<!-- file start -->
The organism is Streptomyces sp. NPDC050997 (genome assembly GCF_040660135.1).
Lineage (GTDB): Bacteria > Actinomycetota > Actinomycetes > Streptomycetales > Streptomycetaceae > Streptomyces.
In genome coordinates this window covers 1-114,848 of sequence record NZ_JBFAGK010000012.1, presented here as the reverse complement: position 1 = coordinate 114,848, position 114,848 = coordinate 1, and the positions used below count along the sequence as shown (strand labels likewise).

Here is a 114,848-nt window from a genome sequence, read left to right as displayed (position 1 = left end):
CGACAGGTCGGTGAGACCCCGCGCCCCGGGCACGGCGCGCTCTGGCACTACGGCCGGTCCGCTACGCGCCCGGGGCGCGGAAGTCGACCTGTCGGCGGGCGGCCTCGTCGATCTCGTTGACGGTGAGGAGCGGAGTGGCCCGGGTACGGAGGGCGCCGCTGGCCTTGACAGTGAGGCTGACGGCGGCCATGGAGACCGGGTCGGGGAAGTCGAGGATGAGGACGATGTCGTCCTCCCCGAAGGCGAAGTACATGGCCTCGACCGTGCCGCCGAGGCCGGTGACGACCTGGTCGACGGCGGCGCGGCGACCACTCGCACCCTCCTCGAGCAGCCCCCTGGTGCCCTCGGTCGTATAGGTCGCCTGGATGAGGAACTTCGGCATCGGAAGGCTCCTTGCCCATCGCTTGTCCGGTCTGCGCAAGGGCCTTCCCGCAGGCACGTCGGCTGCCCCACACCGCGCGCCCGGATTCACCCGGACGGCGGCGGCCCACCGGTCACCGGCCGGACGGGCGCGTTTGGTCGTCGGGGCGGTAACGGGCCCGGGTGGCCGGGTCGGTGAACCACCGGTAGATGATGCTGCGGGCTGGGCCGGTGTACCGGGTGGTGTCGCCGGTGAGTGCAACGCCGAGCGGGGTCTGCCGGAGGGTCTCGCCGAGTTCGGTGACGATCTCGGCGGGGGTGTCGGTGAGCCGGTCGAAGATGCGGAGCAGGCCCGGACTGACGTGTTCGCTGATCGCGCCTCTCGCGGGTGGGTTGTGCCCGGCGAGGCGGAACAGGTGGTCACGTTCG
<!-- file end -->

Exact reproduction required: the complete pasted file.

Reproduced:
The organism is Streptomyces sp. NPDC050997 (genome assembly GCF_040660135.1).
Lineage (GTDB): Bacteria > Actinomycetota > Actinomycetes > Streptomycetales > Streptomycetaceae > Streptomyces.
In genome coordinates this window covers 1-114,848 of sequence record NZ_JBFAGK010000012.1, presented here as the reverse complement: position 1 = coordinate 114,848, position 114,848 = coordinate 1, and the positions used below count along the sequence as shown (strand labels likewise).

Here is a 114,848-nt window from a genome sequence, read left to right as displayed (position 1 = left end):
CGACAGGTCGGTGAGACCCCGCGCCCCGGGCACGGCGCGCTCTGGCACTACGGCCGGTCCGCTACGCGCCCGGGGCGCGGAAGTCGACCTGTCGGCGGGCGGCCTCGTCGATCTCGTTGACGGTGAGGAGCGGAGTGGCCCGGGTACGGAGGGCGCCGCTGGCCTTGACAGTGAGGCTGACGGCGGCCATGGAGACCGGGTCGGGGAAGTCGAGGATGAGGACGATGTCGTCCTCCCCGAAGGCGAAGTACATGGCCTCGACCGTGCCGCCGAGGCCGGTGACGACCTGGTCGACGGCGGCGCGGCGACCACTCGCACCCTCCTCGAGCAGCCCCCTGGTGCCCTCGGTCGTATAGGTCGCCTGGATGAGGAACTTCGGCATCGGAAGGCTCCTTGCCCATCGCTTGTCCGGTCTGCGCAAGGGCCTTCCCGCAGGCACGTCGGCTGCCCCACACCGCGCGCCCGGATTCACCCGGACGGCGGCGGCCCACCGGTCACCGGCCGGACGGGCGCGTTTGGTCGTCGGGGCGGTAACGGGCCCGGGTGGCCGGGTCGGTGAACCACCGGTAGATGATGCTGCGGGCTGGGCCGGTGTACCGGGTGGTGTCGCCGGTGAGTGCAACGCCGAGCGGGGTCTGCCGGAGGGTCTCGCCGAGTTCGGTGACGATCTCGGCGGGGGTGTCGGTGAGCCGGTCGAAGATGCGGAGCAGGCCCGGACTGACGTGTTCGCTGATCGCGCCTCTCGCGGGTGGGTTGTGCCCGGCGAGGCGGAACAGGTGGTCACGTTCG